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Records - friend or foe?
Consider this scenario – several months after a consultation a patient complains to the GMC that you behaved inappropriately during an examination.
Where do claims occur in primary care?
You may have heard the old adage concerning the analysis of systems data: ”rubbish in, rubbish out”. This means that, no matter how modern and sophisticated your information systems may be, frustration will be the likely outcome if the information it contains is incomplete, inaccurate or inconsistent.
Communicating with patients as a new dental VT
This time of year brings all sorts of reminders of growth and change. From the season’s new green shoots and emerging bursts of colour to the approach of term-end with students starting out on their new careers and lives as professionals.
Reducing risk: when a patient refuses a chaperone
My recent blog on offering chaperones when undertaking intimate examinations sparked some discussion here over cases we have encountered.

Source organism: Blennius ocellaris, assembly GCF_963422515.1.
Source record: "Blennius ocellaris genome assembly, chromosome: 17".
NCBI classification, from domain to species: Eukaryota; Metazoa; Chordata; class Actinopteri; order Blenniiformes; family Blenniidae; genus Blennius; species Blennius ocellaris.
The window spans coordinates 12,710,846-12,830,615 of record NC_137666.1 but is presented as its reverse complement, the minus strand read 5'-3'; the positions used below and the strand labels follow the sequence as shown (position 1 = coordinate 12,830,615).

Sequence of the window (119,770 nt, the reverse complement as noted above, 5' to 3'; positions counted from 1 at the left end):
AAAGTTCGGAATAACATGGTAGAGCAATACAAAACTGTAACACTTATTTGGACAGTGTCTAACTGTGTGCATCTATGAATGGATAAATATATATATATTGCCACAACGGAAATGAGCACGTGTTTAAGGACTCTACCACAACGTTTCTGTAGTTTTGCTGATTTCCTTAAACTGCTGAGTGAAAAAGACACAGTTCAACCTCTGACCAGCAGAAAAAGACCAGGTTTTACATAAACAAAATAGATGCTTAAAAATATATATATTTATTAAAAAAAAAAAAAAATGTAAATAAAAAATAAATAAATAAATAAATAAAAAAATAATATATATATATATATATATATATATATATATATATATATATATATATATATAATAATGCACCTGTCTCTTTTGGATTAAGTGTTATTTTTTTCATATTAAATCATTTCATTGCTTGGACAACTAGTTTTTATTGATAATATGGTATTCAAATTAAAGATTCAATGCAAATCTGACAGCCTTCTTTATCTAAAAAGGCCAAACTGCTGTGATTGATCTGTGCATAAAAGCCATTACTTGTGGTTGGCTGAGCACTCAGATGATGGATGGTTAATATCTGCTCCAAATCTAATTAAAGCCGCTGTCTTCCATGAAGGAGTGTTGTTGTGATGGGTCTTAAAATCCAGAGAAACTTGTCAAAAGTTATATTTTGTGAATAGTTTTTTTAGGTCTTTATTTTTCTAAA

Are you a chatty dentist?
I recently came across a complaint file about one of our dental members, emanating from a patient who had taken umbrage that, during her consultation, he had conducted an entire conversation in Spanish with his dental nurse.
Reducing risk: do you offer a chaperone?
A recent MDDUS case highlighted the importance of offering patients a chaperone for intimate examinations, regardless of the gender of patient or doctor.
Are you ticking the right boxes?
TICKING boxes and form-filling are routine tasks in busy practices, but recent research at MDDUS has revealed some surprising risks.
Reducing risk: scripting positive responses
When was the last time you listened in to reception on a busy morning?Patient experience is becoming one of the most important criteria in measuring a practice’s performance, with frontline communication being a key aspect of this.
Overheard in public...
When I was asked by the risk team at MDDUS to contribute as a guest blogger I thought it would be interesting to be involved in what sounds like a useful exercise to allow members to share experiences to help reduce their risk – and of course the risk to our patients.
Reducing risk: how risky are DNAs?
In the midst of a busy surgery, particularly one that is running behind, many clinicians describe feeling a sense of relief when a patient doesn’t turn up for their booked appointment.